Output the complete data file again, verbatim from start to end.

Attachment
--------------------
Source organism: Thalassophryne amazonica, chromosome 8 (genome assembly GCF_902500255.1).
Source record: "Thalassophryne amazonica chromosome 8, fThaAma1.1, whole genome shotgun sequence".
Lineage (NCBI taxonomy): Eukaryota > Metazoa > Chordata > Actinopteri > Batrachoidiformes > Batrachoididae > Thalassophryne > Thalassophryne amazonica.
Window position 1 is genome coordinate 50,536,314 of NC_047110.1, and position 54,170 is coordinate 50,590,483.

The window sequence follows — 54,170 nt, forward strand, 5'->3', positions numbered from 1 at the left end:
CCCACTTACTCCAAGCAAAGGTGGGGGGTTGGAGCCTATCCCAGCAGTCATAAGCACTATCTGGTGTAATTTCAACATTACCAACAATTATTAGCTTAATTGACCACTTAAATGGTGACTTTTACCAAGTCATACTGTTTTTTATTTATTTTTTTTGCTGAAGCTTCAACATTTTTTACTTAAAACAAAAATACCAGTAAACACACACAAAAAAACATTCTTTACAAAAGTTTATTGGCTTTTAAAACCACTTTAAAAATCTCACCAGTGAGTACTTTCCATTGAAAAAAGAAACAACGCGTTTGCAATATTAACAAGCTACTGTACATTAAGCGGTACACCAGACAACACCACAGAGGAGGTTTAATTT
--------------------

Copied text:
Source organism: Thalassophryne amazonica, chromosome 8 (genome assembly GCF_902500255.1).
Source record: "Thalassophryne amazonica chromosome 8, fThaAma1.1, whole genome shotgun sequence".
Lineage (NCBI taxonomy): Eukaryota > Metazoa > Chordata > Actinopteri > Batrachoidiformes > Batrachoididae > Thalassophryne > Thalassophryne amazonica.
Window position 1 is genome coordinate 50,536,314 of NC_047110.1, and position 54,170 is coordinate 50,590,483.

The window sequence follows — 54,170 nt, forward strand, 5'->3', positions numbered from 1 at the left end:
CCCACTTACTCCAAGCAAAGGTGGGGGGTTGGAGCCTATCCCAGCAGTCATAAGCACTATCTGGTGTAATTTCAACATTACCAACAATTATTAGCTTAATTGACCACTTAAATGGTGACTTTTACCAAGTCATACTGTTTTTTATTTATTTTTTTTGCTGAAGCTTCAACATTTTTTACTTAAAACAAAAATACCAGTAAACACACACAAAAAAACATTCTTTACAAAAGTTTATTGGCTTTTAAAACCACTTTAAAAATCTCACCAGTGAGTACTTTCCATTGAAAAAAGAAACAACGCGTTTGCAATATTAACAAGCTACTGTACATTAAGCGGTACACCAGACAACACCACAGAGGAGGTTTAATTT